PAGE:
A long urban retail street.
Ste-Catherine Street is Montreal's indisputable main street. Its main portion, stretching for two and a half miles from Atwater Street in the west to Papineau Street in the east, runs through a high-density residential neighbourhood, Montreal's main retail district, the burgeoning festival district, a former red light district, the Latin Quarter, and Gay Village. Throughout, it is constantly thronged with a diverse crowd of pedestrians from around Montreal. This is a twenty-four hour street that is constantly active.
Ste-Catherine is a one-way street with two lanes of moving traffic and two parking lanes. A metro (subway) line runs parallel to it and six major stations are located on the street, including the two busiest stations in Montreal. One bus route runs the length of Ste-Catherine, but dozens of routes connect to it via the cross streets. Also located near the street are Montreal's main intercity train and bus stations, as well as its two main commuter train terminals.
Being the main downtown street, taxis cruise down Ste-Catherine and can be easily hailed.
Ste-Catherine draws from a large pool of people. Nearly 100,000 downtown residents live within several minutes' walk of it, along with hundreds of thousands of additional office workers. Tourists and shoppers from the rest of the city frequent Ste-Catherine both during the week and on the weekend. Perhaps most importantly, three major universities -- representing a total of roughly 90,000 students -- are located on or adjacent to Ste-Catherine Street: Concordia, McGill and the Universit_ du Qu_bec Õ_ Montr_al.
Ste-Catherine features architecture both grand and grimy, but its constant bustle unifies the street. West of Guy Street, it serves mostly the residents of surrounding high-rise apartment blocks, many of whom are students and young immigrants. Between Guy and University, the street takes on the role of both nightlife destination and retail hub. Strip clubs, often located in the upper floors or basements of buildings, coexist with chain stores such as the Gap and HMV. Further east, the street can be at times grungy, but it is never unsafe due to the constant flow of pedestrians. At its eastern extremity is the Village, a lively and gentrified gay neighbourhood that draws both tourists and Montrealers.
Ste-Catherine's sidewalks are relatively wide, but they often suffer from the crush of pedestrians, especially during summer months. There are few benches along the sidewalks but many public squares and plazas line the street, creating nodes of activity where people gather and congregate.
Auto traffic is often congested, which, combined with the many pedestrians, can at times create a noisy and somewhat oppressive atmosphere.
Ste-Catherine is a successful street due simply to its enormous range of activities. In the west, it contains many grocery stores and small neighbourhood restaurants, many of which cater to the area's large Chinese and Arab populations. Prominent department stores and other retail outlets draw people to the central portion of the street. At night, bars and restaurants keep the activity going. In the west and east, Concordia University and UQAM -- both of which are located directly on Ste-Catherine -- draw thousands of students to the street each day. In the east, the Gay Village's restaurants and bars -- but also boutiques and grocery stores -- maintain a constant level of activity. Hotels are located throughout the street.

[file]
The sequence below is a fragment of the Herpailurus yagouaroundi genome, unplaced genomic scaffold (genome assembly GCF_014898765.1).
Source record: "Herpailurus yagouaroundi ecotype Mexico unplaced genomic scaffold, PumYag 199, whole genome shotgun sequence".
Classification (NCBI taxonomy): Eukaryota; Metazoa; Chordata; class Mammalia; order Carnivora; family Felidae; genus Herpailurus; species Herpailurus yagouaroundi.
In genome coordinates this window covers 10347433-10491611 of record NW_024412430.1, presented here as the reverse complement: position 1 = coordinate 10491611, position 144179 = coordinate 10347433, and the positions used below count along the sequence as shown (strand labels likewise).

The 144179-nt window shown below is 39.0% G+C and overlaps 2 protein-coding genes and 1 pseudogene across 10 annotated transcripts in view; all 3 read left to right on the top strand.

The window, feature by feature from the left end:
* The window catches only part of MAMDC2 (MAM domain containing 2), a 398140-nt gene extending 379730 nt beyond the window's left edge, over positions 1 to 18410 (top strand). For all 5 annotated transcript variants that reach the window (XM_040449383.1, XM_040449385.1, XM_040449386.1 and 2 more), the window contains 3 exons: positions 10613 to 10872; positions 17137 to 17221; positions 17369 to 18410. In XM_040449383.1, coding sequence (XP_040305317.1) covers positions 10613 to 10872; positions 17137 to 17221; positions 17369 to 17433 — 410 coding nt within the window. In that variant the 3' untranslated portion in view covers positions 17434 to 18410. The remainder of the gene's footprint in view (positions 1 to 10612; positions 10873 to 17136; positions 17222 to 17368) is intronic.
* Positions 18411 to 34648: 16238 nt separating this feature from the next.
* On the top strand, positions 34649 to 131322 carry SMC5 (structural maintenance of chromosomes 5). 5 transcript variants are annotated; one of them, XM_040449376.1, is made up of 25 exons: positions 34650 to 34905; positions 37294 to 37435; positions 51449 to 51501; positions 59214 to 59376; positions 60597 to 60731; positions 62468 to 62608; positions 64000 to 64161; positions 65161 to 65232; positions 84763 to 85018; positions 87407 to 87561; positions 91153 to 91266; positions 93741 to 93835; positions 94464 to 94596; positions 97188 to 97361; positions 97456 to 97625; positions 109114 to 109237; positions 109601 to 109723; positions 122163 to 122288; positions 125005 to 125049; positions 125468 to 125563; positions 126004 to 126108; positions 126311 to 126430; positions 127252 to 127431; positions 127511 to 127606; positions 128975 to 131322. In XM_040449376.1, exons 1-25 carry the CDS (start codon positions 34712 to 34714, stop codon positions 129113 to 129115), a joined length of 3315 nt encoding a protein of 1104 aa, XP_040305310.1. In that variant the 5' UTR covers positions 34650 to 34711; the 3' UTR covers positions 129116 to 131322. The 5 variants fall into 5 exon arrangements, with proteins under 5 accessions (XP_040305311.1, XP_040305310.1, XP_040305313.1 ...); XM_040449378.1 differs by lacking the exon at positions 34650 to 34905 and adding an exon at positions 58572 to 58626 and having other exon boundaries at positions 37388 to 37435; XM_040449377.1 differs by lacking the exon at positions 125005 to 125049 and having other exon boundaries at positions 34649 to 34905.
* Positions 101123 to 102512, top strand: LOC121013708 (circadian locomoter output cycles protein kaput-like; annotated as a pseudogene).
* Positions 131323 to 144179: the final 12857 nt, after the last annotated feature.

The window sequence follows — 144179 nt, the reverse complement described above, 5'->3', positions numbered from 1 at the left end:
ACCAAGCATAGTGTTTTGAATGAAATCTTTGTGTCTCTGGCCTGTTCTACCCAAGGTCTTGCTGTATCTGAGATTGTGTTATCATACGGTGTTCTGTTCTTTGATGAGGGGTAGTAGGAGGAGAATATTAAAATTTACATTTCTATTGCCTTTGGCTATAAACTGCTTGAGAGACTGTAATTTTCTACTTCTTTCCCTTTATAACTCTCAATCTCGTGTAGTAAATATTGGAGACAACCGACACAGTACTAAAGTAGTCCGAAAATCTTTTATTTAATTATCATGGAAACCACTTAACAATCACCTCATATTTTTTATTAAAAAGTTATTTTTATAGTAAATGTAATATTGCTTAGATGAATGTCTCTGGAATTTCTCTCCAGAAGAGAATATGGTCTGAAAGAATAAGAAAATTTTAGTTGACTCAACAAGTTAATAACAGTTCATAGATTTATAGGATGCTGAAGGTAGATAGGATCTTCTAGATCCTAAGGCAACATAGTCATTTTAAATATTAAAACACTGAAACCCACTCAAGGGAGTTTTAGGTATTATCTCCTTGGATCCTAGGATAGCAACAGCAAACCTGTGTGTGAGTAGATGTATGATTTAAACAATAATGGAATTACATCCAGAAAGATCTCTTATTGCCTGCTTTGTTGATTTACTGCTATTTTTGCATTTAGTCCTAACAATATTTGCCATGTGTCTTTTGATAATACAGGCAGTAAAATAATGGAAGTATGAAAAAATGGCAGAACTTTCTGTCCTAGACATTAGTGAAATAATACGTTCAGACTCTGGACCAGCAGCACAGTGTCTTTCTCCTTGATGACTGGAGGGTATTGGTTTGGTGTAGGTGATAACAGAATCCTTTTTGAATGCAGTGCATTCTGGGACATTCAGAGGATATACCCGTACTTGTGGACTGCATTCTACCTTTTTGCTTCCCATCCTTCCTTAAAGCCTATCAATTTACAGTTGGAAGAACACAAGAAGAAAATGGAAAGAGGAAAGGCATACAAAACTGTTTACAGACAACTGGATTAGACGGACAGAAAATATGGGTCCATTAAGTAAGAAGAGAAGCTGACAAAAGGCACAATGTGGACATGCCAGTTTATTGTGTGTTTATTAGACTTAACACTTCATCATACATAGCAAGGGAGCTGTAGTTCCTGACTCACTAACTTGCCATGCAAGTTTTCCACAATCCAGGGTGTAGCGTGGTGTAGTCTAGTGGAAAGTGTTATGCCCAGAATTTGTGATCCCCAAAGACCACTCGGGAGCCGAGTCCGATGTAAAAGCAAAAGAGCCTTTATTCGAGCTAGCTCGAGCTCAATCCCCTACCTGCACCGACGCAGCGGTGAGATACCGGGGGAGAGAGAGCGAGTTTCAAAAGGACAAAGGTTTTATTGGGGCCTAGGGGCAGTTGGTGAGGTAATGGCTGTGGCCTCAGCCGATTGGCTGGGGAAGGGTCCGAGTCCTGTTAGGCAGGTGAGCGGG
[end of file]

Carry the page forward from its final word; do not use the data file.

Ste-Catherine combines residential, business and cultural activities to create a well-rounded street. The latter is especially evident in the five multiplex cinemas located on or just off Ste-Catherine; the large performing arts complex of Place-des-Arts; live theatres; and many nightclubs and bars, especially around Crescent Street in the west and St-Denis Street and the Gay Village in the east.
An abundance of public squares and plazas exist on Ste-Catherine, most of which are very well-used. In the west, Cabot Square is the terminus for many bus routes; McGill College Avenue and Place Ville-Marie provide pleasant seating areas and a sightline towards Mount Royal; Phillips Square and Berri Square are both popular places to sit, meet and linger; and Place-des-Arts, with its multilevel terrace and fountains, is a popular meeting spot for Montrealers.
Although street food vending is illegal in Montreal, vendors selling flowers and trinkets are common along Ste-Catherine.
Ste-Catherine attracts a very wide range of people and the mood is usually jovial, if at times hurried. Tourists are present on the street, sometimes in great numbers, but they are always outnumbered by locals: families come downtown to spend an afternoon, students, businesspeople, teenagers and so forth. Due to the high auto and pedestrian traffic, panhandlers and "squeegee kids" are also present and very visible, but rarely do they pose a threat.
*Please note that these Hall of Shame nominations were written in a moment in time (most over a decade ago) and likely have since changed or even been transformed. If the above entry is now great, or still not so great, go ahead and comment below on how it has evolved or nominate it as a great place.
Across many cultures and times – since the beginning of civilization, in fact – the street has held vast social, commercial, and political significance as a powerful symbol of the public realm.
Transit is a component, but by no means the extent, of your experience at a station that is a place. Memorable and enjoyable stations and stops that create value for neighborhoods are perfectly attainable. In fact, a transit station or stop can serve much more than a transportation function; it can be a setting for community interaction, a place that fosters a diversity of activities.